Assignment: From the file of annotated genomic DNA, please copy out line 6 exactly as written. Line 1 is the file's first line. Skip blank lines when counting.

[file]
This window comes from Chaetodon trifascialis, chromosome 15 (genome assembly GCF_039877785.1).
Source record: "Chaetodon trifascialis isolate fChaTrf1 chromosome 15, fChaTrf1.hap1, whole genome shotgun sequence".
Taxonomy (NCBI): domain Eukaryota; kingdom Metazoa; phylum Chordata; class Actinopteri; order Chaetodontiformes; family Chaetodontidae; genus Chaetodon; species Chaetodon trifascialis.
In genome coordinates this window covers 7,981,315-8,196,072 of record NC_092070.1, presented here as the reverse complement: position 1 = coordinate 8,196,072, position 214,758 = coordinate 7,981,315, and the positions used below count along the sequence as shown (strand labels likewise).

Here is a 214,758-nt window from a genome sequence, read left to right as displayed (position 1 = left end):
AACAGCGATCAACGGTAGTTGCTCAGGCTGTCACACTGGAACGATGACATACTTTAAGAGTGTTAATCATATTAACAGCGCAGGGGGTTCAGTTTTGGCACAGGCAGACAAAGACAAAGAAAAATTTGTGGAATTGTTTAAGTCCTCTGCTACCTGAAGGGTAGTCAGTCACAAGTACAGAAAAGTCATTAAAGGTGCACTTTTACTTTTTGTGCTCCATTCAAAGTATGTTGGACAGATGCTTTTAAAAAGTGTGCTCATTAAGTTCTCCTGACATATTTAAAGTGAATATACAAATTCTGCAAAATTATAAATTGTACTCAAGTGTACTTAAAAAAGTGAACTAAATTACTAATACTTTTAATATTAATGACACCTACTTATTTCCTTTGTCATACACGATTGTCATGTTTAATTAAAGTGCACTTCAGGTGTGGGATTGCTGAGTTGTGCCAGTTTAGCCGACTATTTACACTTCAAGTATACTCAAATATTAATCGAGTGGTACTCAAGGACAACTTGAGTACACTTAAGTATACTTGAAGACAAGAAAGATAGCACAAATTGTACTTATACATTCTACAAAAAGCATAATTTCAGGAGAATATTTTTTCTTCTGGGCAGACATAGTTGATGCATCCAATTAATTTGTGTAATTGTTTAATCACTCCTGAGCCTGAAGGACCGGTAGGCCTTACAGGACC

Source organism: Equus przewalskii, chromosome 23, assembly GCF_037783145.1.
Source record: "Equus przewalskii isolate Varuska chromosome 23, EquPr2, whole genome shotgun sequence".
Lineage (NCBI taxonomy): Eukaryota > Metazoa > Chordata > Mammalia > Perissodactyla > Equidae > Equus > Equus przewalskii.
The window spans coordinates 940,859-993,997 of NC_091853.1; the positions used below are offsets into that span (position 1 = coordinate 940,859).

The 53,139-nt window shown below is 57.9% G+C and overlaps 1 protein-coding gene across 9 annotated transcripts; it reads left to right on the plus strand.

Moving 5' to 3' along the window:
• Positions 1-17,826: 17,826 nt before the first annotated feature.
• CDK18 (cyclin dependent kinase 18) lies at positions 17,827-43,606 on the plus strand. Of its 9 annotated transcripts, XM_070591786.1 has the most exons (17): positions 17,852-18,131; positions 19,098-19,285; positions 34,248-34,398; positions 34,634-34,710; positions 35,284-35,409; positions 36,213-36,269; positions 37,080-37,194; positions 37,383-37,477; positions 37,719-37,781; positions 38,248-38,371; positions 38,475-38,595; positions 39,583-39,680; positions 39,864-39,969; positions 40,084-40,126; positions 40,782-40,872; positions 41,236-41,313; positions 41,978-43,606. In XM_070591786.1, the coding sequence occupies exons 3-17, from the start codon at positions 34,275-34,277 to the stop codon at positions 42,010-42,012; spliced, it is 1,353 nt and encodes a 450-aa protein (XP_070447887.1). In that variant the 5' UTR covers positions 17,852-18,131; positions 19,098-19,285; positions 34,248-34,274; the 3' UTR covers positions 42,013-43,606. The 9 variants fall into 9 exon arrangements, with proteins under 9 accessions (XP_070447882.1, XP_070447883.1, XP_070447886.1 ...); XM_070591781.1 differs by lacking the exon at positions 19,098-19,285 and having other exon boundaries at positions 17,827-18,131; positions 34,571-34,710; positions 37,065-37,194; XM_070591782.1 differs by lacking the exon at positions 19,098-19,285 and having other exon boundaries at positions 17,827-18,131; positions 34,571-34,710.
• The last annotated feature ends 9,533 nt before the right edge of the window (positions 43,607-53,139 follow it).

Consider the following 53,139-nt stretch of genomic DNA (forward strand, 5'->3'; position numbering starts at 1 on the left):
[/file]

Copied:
AACAGCGATCAACGGTAGTTGCTCAGGCTGTCACACTGGAACGATGACATACTTTAAGAGTGTTAATCATATTAACAGCGCAGGGGGTTCAGTTTTGGCACAGGCAGACAAAGACAAAGAAAAATTTGTGGAATTGTTTAAGTCCTCTGCTACCTGAAGGGTAGTCAGTCACAAGTACAGAAAAGTCATTAAAGGTGCACTTTTACTTTTTGTGCTCCATTCAAAGTATGTTGGACAGATGCTTTTAAAAAGTGTGCTCATTAAGTTCTCCTGACATATTTAAAGTGAATATACAAATTCTGCAAAATTATAAATTGTACTCAAGTGTACTTAAAAAAGTGAACTAAATTACTAATACTTTTAATATTAATGACACCTACTTATTTCCTTTGTCATACACGATTGTCATGTTTAATTAAAGTGCACTTCAGGTGTGGGATTGCTGAGTTGTGCCAGTTTAGCCGACTATTTACACTTCAAGTATACTCAAATATTAATCGAGTGGTACTCAAGGACAACTTGAGTACACTTAAGTATACTTGAAGACAAGAAAGATAGCACAAATTGTACTTATACATTCTACAAAAAGCATAATTTCAGGAGAATATTTTTTCTTCTGGGCAGACATAGTTGATGCATCCAATTAATTTGTGTAATTGTTTAATCACTCCTGAGCCTGAAGGACCGGTAGGCCTTACAGGACC